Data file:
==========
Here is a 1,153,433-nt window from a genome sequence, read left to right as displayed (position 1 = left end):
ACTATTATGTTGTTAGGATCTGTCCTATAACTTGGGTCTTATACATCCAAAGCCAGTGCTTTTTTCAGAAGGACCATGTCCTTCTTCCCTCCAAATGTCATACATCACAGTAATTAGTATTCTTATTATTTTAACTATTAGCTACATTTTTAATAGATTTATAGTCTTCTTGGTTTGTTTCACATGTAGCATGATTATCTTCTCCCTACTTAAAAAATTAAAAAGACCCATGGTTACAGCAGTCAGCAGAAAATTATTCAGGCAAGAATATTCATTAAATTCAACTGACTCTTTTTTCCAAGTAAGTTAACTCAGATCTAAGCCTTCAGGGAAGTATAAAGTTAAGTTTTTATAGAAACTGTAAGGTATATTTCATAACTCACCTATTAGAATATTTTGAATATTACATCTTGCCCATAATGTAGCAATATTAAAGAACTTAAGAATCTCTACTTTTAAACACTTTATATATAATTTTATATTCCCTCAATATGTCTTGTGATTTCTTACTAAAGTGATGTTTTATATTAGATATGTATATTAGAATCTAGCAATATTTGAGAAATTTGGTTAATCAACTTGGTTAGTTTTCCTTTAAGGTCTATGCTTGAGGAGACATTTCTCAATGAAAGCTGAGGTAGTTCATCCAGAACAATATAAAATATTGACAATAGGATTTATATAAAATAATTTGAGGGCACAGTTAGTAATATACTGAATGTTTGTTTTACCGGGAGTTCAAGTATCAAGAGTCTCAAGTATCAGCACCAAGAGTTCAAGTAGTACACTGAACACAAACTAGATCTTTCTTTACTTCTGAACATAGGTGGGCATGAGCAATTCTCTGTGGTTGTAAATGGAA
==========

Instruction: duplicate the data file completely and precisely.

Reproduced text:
Here is a 1,153,433-nt window from a genome sequence, read left to right as displayed (position 1 = left end):
ACTATTATGTTGTTAGGATCTGTCCTATAACTTGGGTCTTATACATCCAAAGCCAGTGCTTTTTTCAGAAGGACCATGTCCTTCTTCCCTCCAAATGTCATACATCACAGTAATTAGTATTCTTATTATTTTAACTATTAGCTACATTTTTAATAGATTTATAGTCTTCTTGGTTTGTTTCACATGTAGCATGATTATCTTCTCCCTACTTAAAAAATTAAAAAGACCCATGGTTACAGCAGTCAGCAGAAAATTATTCAGGCAAGAATATTCATTAAATTCAACTGACTCTTTTTTCCAAGTAAGTTAACTCAGATCTAAGCCTTCAGGGAAGTATAAAGTTAAGTTTTTATAGAAACTGTAAGGTATATTTCATAACTCACCTATTAGAATATTTTGAATATTACATCTTGCCCATAATGTAGCAATATTAAAGAACTTAAGAATCTCTACTTTTAAACACTTTATATATAATTTTATATTCCCTCAATATGTCTTGTGATTTCTTACTAAAGTGATGTTTTATATTAGATATGTATATTAGAATCTAGCAATATTTGAGAAATTTGGTTAATCAACTTGGTTAGTTTTCCTTTAAGGTCTATGCTTGAGGAGACATTTCTCAATGAAAGCTGAGGTAGTTCATCCAGAACAATATAAAATATTGACAATAGGATTTATATAAAATAATTTGAGGGCACAGTTAGTAATATACTGAATGTTTGTTTTACCGGGAGTTCAAGTATCAAGAGTCTCAAGTATCAGCACCAAGAGTTCAAGTAGTACACTGAACACAAACTAGATCTTTCTTTACTTCTGAACATAGGTGGGCATGAGCAATTCTCTGTGGTTGTAAATGGAA